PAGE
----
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College of Food, Agricultural, and Environmental Sciences

February 23, 2015 - 8:41am -- Anonymous

Life is precious.  Life is complicated.  Life can be over in the blink of an eye.  January 1, 2015 I experienced the most difficult task I’ve ever done in life.  I went to say good-bye to my only sister who had been battling with a disease called myasthenia gravis for more than 15 years.  She fought a good fight, she ran a great race and she lived a life with no regrets.  She was a four letter athlete in high school, an ER nurse who thrived on the complicated cases, raised three boys and filled the role as a pastor’s wife with flying colors.  She never complained or let the challenges stand in her way for she always found a way to overcome.    We were all able to come and say our last earthly goodbyes.  Since her life celebration, I’ve found myself cherishing the tokens in life she shared with me.  Christmas ornaments, jewelry, books and decorations all take on a new meaning because they have special memories with them and there will be no more to come.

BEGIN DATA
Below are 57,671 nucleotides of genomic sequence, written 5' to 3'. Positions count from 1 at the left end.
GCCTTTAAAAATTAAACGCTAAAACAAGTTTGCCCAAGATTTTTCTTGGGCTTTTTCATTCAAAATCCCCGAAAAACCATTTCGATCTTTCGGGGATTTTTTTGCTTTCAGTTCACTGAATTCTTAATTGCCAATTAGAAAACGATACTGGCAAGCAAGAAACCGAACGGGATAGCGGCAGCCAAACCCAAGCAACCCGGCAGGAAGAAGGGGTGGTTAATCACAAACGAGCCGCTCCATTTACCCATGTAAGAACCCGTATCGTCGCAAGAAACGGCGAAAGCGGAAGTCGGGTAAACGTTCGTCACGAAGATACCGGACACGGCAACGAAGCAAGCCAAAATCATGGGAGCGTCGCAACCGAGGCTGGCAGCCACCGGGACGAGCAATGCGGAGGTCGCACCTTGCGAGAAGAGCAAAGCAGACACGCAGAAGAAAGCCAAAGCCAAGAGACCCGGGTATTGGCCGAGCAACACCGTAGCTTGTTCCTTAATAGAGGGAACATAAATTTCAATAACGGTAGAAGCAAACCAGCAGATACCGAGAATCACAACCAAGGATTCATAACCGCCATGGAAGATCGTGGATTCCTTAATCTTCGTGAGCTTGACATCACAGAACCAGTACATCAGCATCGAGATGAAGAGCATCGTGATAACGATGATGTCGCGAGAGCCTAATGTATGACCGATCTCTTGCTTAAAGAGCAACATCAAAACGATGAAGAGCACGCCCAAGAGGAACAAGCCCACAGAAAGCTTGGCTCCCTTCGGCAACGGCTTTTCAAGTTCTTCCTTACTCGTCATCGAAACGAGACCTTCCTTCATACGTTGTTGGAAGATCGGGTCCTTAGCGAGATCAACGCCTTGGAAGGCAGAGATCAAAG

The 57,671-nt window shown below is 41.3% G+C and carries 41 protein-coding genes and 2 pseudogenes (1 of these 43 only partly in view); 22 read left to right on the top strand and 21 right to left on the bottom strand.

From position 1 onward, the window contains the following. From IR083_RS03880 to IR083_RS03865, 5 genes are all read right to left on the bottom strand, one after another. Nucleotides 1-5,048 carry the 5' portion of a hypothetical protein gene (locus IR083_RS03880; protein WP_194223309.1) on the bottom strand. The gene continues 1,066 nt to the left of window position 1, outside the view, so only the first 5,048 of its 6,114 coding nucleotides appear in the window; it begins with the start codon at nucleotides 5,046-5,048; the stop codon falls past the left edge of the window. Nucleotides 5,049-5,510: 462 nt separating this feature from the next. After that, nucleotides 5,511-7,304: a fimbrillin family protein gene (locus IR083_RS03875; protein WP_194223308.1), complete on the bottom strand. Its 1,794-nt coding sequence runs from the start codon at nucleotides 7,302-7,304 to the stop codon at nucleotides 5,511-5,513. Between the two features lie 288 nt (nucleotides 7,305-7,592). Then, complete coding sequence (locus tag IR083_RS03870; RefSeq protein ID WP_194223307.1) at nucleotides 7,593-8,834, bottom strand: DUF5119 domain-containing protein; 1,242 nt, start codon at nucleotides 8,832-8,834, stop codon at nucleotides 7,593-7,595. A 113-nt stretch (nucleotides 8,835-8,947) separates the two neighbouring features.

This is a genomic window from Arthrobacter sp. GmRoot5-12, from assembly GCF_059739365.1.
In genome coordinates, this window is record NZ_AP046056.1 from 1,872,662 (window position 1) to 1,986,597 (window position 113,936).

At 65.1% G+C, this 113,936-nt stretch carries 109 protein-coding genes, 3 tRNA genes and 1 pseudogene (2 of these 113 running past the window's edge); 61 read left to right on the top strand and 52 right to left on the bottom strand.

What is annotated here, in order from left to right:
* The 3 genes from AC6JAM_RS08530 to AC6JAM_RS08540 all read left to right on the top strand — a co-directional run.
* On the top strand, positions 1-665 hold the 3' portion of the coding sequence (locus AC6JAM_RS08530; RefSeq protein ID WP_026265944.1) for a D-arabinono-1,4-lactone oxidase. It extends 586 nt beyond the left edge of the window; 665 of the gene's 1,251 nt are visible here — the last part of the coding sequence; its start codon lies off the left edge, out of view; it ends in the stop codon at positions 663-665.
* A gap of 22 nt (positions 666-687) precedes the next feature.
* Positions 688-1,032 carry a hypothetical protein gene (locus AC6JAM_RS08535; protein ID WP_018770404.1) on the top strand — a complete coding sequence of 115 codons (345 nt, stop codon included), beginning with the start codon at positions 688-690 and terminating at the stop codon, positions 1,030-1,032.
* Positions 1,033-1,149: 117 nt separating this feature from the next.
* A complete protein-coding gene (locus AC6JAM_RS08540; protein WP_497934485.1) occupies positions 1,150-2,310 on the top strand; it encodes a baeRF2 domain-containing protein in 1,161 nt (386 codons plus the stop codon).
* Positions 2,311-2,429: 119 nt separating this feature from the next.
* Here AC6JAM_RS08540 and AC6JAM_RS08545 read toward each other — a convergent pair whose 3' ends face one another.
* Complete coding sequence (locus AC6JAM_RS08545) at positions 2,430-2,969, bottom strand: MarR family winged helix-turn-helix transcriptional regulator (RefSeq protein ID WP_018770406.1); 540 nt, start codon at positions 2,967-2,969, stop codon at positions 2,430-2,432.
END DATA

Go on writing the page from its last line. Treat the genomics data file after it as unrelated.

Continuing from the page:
The outpouring of cards, e-mails and support from family and friends has been incredible.  It has changed me as a person, forever.  I’m not sure where I’m at on the stages of grief, but I became more aware of those around me who also were dealing with loss and grief.  Helen Kubler- Ross outlined the stages of grief that we all go though in our own ways at our own pace.  As you read through, it might help to understand how those around you may process the loss of a loved one, a divorce, the loss of a job or other major life change.

  • Shock and Denial - It still seems impossible to me that she’s not here.  That I’ll never have another phone call, birthday card or walk on the beach with her.  I have many pictures and memories that I’ll cherish and it’s been helpful to talk with family and friends about her life and legacy.
  • Anger- While my head knows she is no longer in pain and suffering, my heart still struggles with “why her?”  My anger is tempered by my faith, but I can’t help but wonder “why?”
  • Depression and Detachment - Most of the time when I see the things she has given me, I can smile or laugh and sometimes I cry.  I go through the motions, I find it hard to concentrate.  I know this is all part of the process and it’s physical as well as emotional.  It’s so good to talk about her and remember the good times we had.
  • Acceptance - Life is going on and most of the time I can accept it.  I can rely on the memories to savor the time I had with her.  But I also understand that I can slip back to any of the above stages at any time and that’s ok, it’s part of the journey. 

It was privilege to be her sister.  I am a better person because of the challenge she called me to and I will be forever grateful to have her influence in my life, until we meet again.

Melinda Hill is an OSU Extension Family & Consumer Sciences educator and may be reached at 330-264-8722.